Women in Rail

Posted: 27th of February 2019 by

Being an APM in the Rail team is both varied and challenging! Every project is different and so there is always something new to learn. You are given responsibility from the get go and always get support in completing tasks. A typical day would include attending project meetings, liaising with other professionals to organise any surveys that need undertaking, writing progress reports and assisting with the pricing of projects. All of this requires engaging with the engineers and so this is a good way of getting to know people within the rail business and a better understanding of the rail process.

The Rail Project Management team is very supportive and we all work together in order to make sure that we are completing objectives on time. The engineers are always willing to share their knowledge and experience so that you get a better understanding of the projects you are working on and the constraints that people face when undertaking the works.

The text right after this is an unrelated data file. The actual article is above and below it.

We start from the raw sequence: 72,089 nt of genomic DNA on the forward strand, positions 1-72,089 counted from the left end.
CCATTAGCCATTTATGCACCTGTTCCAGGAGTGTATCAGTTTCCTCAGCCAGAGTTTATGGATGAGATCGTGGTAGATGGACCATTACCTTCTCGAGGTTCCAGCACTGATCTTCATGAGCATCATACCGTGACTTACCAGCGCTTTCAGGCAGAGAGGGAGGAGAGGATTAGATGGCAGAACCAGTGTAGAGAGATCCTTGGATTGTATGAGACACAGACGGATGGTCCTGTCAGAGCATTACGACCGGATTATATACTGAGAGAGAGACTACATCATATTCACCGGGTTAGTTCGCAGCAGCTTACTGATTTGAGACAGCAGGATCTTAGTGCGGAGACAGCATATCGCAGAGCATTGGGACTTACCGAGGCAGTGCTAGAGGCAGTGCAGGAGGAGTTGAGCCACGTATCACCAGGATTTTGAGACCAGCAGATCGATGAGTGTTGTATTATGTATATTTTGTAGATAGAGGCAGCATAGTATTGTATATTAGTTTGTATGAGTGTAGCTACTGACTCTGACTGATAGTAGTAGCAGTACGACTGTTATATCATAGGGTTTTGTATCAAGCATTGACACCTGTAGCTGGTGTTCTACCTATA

I’m currently working on a multi-million pound project in Scotland to increase passenger capacity and enhance passenger experience in using this line. is is a multi-disciplinary project and so different WSP teams are working together to redesign the stations and line. is is an exciting project and it’s great to be part of something that will leave a legacy and improve transportation links for the people of Scotland. There hasn’t been so much innovation in British rail since the industrial revolution when rail was first introduced in Britain during Queen Victoria’s reign. Back then this wasn’t something women got involved in, but now women stand to make a massive contribution to the industry. Beginning a career in this industry is so exciting, and I would encourage anyone, particularly young women, to seriously consider getting into rail. WSP really embrace equality and want to make ours a more diverse workforce but we can only do that if we we can encourage more female engineers and project managers to join us.

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